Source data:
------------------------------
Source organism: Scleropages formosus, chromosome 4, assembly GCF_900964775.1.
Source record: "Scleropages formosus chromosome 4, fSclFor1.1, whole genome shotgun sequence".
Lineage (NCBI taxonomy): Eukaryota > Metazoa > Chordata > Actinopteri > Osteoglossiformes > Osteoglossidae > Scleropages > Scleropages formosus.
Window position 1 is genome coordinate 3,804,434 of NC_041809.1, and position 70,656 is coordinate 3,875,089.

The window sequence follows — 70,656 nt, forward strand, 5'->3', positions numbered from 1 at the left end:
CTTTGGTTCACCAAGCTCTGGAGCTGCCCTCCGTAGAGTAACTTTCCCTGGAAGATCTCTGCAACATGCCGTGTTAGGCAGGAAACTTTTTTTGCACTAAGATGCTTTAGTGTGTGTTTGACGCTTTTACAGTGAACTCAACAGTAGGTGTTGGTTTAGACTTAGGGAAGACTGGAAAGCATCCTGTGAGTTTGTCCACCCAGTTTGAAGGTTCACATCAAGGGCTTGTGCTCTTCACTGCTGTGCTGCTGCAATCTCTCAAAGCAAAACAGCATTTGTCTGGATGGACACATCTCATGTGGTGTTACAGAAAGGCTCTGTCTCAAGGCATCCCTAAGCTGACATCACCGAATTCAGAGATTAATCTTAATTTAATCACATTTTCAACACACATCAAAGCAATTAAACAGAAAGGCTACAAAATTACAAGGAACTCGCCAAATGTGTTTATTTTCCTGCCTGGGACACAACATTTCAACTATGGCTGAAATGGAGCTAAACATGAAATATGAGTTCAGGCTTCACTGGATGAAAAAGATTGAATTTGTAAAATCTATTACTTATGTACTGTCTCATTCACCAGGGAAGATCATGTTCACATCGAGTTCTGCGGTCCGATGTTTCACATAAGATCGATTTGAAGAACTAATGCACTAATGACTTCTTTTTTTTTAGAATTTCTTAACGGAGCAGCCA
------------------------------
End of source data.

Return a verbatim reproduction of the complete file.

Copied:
Source organism: Scleropages formosus, chromosome 4, assembly GCF_900964775.1.
Source record: "Scleropages formosus chromosome 4, fSclFor1.1, whole genome shotgun sequence".
Lineage (NCBI taxonomy): Eukaryota > Metazoa > Chordata > Actinopteri > Osteoglossiformes > Osteoglossidae > Scleropages > Scleropages formosus.
Window position 1 is genome coordinate 3,804,434 of NC_041809.1, and position 70,656 is coordinate 3,875,089.

The window sequence follows — 70,656 nt, forward strand, 5'->3', positions numbered from 1 at the left end:
CTTTGGTTCACCAAGCTCTGGAGCTGCCCTCCGTAGAGTAACTTTCCCTGGAAGATCTCTGCAACATGCCGTGTTAGGCAGGAAACTTTTTTTGCACTAAGATGCTTTAGTGTGTGTTTGACGCTTTTACAGTGAACTCAACAGTAGGTGTTGGTTTAGACTTAGGGAAGACTGGAAAGCATCCTGTGAGTTTGTCCACCCAGTTTGAAGGTTCACATCAAGGGCTTGTGCTCTTCACTGCTGTGCTGCTGCAATCTCTCAAAGCAAAACAGCATTTGTCTGGATGGACACATCTCATGTGGTGTTACAGAAAGGCTCTGTCTCAAGGCATCCCTAAGCTGACATCACCGAATTCAGAGATTAATCTTAATTTAATCACATTTTCAACACACATCAAAGCAATTAAACAGAAAGGCTACAAAATTACAAGGAACTCGCCAAATGTGTTTATTTTCCTGCCTGGGACACAACATTTCAACTATGGCTGAAATGGAGCTAAACATGAAATATGAGTTCAGGCTTCACTGGATGAAAAAGATTGAATTTGTAAAATCTATTACTTATGTACTGTCTCATTCACCAGGGAAGATCATGTTCACATCGAGTTCTGCGGTCCGATGTTTCACATAAGATCGATTTGAAGAACTAATGCACTAATGACTTCTTTTTTTTTAGAATTTCTTAACGGAGCAGCCA